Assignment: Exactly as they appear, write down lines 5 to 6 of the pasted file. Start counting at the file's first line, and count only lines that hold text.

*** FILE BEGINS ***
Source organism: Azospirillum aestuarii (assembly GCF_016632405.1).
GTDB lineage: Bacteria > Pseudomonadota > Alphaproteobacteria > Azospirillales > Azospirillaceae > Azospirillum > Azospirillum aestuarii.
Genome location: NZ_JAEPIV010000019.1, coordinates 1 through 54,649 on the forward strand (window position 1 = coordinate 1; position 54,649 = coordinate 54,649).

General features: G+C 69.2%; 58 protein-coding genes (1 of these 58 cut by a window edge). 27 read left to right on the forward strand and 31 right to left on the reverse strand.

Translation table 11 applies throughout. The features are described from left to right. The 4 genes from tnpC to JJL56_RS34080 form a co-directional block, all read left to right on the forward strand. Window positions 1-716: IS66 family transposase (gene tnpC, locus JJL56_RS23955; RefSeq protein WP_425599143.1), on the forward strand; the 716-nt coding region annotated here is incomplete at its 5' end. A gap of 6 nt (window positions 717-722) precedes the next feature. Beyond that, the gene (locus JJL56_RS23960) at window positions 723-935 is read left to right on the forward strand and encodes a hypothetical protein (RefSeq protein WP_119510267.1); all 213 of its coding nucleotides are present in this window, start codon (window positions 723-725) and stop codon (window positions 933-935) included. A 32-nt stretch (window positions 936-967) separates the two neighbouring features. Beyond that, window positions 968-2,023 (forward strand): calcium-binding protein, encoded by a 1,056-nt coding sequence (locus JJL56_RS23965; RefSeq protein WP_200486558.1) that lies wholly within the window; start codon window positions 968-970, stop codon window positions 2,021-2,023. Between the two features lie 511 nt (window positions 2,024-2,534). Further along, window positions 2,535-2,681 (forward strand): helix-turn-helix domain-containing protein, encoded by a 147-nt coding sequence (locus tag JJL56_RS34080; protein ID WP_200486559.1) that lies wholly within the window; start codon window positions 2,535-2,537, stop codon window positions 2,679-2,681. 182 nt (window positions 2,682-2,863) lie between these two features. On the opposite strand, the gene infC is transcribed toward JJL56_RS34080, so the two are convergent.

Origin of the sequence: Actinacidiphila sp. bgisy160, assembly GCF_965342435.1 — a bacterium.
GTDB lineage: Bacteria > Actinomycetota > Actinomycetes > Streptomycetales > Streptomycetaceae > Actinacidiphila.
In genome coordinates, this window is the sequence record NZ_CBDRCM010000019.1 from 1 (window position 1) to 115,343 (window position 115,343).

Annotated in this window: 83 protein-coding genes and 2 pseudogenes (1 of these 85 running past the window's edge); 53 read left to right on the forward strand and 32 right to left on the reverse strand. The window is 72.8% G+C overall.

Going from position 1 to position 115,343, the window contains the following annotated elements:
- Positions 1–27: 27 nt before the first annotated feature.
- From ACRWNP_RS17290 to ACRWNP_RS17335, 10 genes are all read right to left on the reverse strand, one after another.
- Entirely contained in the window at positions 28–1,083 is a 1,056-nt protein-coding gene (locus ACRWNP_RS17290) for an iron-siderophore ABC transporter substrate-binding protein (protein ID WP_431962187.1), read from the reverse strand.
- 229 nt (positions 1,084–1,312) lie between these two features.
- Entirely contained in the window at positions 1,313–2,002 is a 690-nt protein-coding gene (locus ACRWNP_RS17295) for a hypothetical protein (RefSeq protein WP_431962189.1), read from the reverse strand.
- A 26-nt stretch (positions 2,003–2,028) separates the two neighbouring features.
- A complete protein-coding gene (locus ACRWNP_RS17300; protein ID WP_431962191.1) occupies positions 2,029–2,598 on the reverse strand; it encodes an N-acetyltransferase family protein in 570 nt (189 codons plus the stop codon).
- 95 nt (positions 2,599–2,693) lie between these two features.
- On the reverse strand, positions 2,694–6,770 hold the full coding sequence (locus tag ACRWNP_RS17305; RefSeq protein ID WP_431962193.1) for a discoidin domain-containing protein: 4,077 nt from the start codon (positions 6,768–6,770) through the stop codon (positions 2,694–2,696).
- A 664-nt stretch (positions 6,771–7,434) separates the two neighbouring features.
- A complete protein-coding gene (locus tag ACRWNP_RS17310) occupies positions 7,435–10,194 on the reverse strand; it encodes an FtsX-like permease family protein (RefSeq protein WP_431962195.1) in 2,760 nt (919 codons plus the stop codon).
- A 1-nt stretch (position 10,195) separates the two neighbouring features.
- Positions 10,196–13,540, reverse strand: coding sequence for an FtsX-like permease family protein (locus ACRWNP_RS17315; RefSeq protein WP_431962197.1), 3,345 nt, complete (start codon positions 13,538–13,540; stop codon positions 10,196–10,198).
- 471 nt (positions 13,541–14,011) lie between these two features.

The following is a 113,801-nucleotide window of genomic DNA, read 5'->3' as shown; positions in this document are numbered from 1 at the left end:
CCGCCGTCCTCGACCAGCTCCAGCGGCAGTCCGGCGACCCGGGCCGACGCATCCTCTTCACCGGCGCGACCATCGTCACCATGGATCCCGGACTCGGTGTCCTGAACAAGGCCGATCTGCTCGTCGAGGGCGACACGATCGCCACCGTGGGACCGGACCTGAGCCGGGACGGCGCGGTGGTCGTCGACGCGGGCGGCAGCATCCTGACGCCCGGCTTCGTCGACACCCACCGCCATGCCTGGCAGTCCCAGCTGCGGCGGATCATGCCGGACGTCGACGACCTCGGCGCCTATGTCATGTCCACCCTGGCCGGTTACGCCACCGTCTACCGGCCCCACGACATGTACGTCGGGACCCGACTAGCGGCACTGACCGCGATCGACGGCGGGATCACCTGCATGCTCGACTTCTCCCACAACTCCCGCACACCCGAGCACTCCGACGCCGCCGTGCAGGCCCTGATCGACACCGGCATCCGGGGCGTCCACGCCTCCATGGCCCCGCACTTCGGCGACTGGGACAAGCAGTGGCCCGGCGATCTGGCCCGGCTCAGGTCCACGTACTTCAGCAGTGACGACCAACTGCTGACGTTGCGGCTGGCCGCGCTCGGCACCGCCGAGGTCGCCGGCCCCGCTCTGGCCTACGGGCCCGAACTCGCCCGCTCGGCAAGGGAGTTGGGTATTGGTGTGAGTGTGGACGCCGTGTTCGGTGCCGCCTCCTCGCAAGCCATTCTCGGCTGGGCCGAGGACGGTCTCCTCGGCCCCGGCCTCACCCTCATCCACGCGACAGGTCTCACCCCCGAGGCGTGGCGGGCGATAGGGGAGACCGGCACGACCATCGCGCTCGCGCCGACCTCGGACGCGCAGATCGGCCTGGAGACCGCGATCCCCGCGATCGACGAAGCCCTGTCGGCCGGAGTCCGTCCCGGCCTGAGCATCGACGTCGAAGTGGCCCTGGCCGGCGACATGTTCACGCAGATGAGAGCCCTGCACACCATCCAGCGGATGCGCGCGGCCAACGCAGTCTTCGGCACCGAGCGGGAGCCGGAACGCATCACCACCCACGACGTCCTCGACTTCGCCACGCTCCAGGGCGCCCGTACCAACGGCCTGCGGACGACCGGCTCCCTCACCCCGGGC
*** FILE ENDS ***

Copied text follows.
Translation table 11 applies throughout. The features are described from left to right. The 4 genes from tnpC to JJL56_RS34080 form a co-directional block, all read left to right on the forward strand. Window positions 1-716: IS66 family transposase (gene tnpC, locus JJL56_RS23955; RefSeq protein WP_425599143.1), on the forward strand; the 716-nt coding region annotated here is incomplete at its 5' end. A gap of 6 nt (window positions 717-722) precedes the next feature. Beyond that, the gene (locus JJL56_RS23960) at window positions 723-935 is read left to right on the forward strand and encodes a hypothetical protein (RefSeq protein WP_119510267.1); all 213 of its coding nucleotides are present in this window, start codon (window positions 723-725) and stop codon (window positions 933-935) included. A 32-nt stretch (window positions 936-967) separates the two neighbouring features. Beyond that, window positions 968-2,023 (forward strand): calcium-binding protein, encoded by a 1,056-nt coding sequence (locus JJL56_RS23965; RefSeq protein WP_200486558.1) that lies wholly within the window; start codon window positions 968-970, stop codon window positions 2,021-2,023. Between the two features lie 511 nt (window positions 2,024-2,534). Further along, window positions 2,535-2,681 (forward strand): helix-turn-helix domain-containing protein, encoded by a 147-nt coding sequence (locus tag JJL56_RS34080; protein ID WP_200486559.1) that lies wholly within the window; start codon window positions 2,535-2,537, stop codon window positions 2,679-2,681. 182 nt (window positions 2,682-2,863) lie between these two features. On the opposite strand, the gene infC is transcribed toward JJL56_RS34080, so the two are convergent.

Origin of the sequence: Actinacidiphila sp. bgisy160, assembly GCF_965342435.1 — a bacterium.